Netflix has been figuring out what’s the best way to enter the game market. Right now, the company has a collection of games which are pretty much mobile games, only available on Android and iOS. The company wants to take things a step further, though. And as it turns out, the answer to its gaming woes might have been something the company has been doing all along — streaming.
Netflix is officially bringing games out of smartphones and into TVs and computers, using similar game streaming technology used in Amazon Luna, NVIDIA GeForce Now, and the now-defunct Google Stadia. Through streaming, users will be able to check out the service’s catalog of games on any device, not just smartphones. But while this seems like a cool development, it’s a difference experience than what you get from most existing game streaming platforms.
On services like NVIDIA GeForce Now, you have a vast catalog of major PC and console games ready to fire up and play. Netflix is instead focused on streaming mobile games, essentially just giving you an alternative to downloading the full game, or allowing you to play something on your TV that would otherwise be limited to a smartphone or tablet. Admittedly, this might be a bit of a letdown, but games are already a no-cost extra perk to the standard Netflix subscription. Game streaming also requires a better internet connection than your regular video streaming, although if you’re already streaming 4K video, chances are most games will work okay.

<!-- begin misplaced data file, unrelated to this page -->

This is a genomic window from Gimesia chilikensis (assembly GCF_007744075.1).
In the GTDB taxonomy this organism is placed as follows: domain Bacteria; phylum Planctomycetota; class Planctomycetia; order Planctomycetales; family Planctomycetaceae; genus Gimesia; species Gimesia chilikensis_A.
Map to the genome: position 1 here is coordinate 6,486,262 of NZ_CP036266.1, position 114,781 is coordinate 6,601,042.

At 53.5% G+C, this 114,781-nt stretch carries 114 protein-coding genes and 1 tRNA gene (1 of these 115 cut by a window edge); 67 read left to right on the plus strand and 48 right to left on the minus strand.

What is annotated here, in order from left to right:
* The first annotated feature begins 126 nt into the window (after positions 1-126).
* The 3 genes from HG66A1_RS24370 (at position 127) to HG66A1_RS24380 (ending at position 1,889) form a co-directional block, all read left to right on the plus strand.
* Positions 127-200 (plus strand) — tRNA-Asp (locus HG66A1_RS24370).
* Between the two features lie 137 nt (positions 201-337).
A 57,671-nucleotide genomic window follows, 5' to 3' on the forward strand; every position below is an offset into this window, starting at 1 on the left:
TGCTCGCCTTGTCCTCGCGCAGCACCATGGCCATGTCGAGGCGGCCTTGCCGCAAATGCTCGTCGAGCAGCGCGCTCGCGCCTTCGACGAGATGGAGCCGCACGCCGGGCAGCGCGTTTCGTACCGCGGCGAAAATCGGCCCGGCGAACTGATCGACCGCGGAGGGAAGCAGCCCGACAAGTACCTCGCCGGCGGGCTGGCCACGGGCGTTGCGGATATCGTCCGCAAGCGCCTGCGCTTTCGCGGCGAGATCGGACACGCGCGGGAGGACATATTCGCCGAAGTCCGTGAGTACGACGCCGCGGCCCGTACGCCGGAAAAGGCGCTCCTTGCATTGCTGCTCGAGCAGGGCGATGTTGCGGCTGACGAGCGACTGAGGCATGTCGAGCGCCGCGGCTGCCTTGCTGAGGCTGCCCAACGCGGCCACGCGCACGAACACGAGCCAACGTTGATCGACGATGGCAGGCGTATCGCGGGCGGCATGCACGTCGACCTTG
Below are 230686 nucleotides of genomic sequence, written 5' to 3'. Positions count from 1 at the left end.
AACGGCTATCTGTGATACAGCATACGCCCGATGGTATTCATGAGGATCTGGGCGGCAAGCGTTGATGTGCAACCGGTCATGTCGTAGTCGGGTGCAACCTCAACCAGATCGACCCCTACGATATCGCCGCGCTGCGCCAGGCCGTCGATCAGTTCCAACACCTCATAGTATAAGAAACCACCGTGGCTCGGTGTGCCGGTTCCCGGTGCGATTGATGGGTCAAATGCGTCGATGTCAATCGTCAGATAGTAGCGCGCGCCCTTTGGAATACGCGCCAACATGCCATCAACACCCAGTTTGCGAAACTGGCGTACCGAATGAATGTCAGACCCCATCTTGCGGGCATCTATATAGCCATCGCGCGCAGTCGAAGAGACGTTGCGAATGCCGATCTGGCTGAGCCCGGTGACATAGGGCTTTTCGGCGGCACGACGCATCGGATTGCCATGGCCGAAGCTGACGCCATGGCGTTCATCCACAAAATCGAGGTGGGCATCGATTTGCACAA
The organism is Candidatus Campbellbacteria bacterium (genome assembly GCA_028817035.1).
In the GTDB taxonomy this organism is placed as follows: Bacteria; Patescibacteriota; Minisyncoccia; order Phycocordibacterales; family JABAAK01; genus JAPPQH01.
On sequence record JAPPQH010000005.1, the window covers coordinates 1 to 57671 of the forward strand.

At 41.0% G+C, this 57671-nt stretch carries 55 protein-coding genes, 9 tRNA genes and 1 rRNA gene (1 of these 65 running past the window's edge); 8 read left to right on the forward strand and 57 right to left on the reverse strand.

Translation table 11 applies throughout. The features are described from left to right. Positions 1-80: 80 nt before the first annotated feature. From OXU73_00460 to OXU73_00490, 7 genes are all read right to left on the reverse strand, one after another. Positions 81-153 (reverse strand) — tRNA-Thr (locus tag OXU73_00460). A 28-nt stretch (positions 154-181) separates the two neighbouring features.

Streaming big-budget PC and console games would require better hardware from Netflix’s end, although it’s something the company might eventually look into down the road. You really don’t need a lot of hardware to steam mobile games, and on a platform as massive as Netflix, transitioning into actual AAA titles would probably need significant investment — and knowing Netflix, it would probably come with an even more expensive subscription. There are a total of two games available right now, including Oxenfree and Molehew’s Mining Adventure — more will probably be added down the road.
This new experience is set to roll out to smart TVs and the web.
Via: The Verge